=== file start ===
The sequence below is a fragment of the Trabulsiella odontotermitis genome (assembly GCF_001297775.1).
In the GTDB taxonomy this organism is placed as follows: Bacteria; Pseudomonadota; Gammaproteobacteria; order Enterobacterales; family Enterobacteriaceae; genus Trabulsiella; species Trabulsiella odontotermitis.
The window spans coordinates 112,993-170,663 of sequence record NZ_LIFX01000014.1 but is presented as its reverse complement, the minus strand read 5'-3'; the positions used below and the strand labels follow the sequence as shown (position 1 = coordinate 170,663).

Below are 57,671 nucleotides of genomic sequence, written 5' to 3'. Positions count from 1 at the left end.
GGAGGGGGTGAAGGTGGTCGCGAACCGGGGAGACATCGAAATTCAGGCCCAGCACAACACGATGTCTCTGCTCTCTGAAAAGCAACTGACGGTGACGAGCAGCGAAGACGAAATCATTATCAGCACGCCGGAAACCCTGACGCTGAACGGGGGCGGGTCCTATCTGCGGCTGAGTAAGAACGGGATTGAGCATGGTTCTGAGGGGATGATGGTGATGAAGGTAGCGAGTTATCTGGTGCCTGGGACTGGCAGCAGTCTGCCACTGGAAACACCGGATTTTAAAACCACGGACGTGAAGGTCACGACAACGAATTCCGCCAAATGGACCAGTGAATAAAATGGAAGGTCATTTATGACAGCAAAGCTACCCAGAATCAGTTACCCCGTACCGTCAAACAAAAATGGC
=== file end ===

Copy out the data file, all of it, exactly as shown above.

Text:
The sequence below is a fragment of the Trabulsiella odontotermitis genome (assembly GCF_001297775.1).
In the GTDB taxonomy this organism is placed as follows: Bacteria; Pseudomonadota; Gammaproteobacteria; order Enterobacterales; family Enterobacteriaceae; genus Trabulsiella; species Trabulsiella odontotermitis.
The window spans coordinates 112,993-170,663 of sequence record NZ_LIFX01000014.1 but is presented as its reverse complement, the minus strand read 5'-3'; the positions used below and the strand labels follow the sequence as shown (position 1 = coordinate 170,663).

Below are 57,671 nucleotides of genomic sequence, written 5' to 3'. Positions count from 1 at the left end.
GGAGGGGGTGAAGGTGGTCGCGAACCGGGGAGACATCGAAATTCAGGCCCAGCACAACACGATGTCTCTGCTCTCTGAAAAGCAACTGACGGTGACGAGCAGCGAAGACGAAATCATTATCAGCACGCCGGAAACCCTGACGCTGAACGGGGGCGGGTCCTATCTGCGGCTGAGTAAGAACGGGATTGAGCATGGTTCTGAGGGGATGATGGTGATGAAGGTAGCGAGTTATCTGGTGCCTGGGACTGGCAGCAGTCTGCCACTGGAAACACCGGATTTTAAAACCACGGACGTGAAGGTCACGACAACGAATTCCGCCAAATGGACCAGTGAATAAAATGGAAGGTCATTTATGACAGCAAAGCTACCCAGAATCAGTTACCCCGTACCGTCAAACAAAAATGGC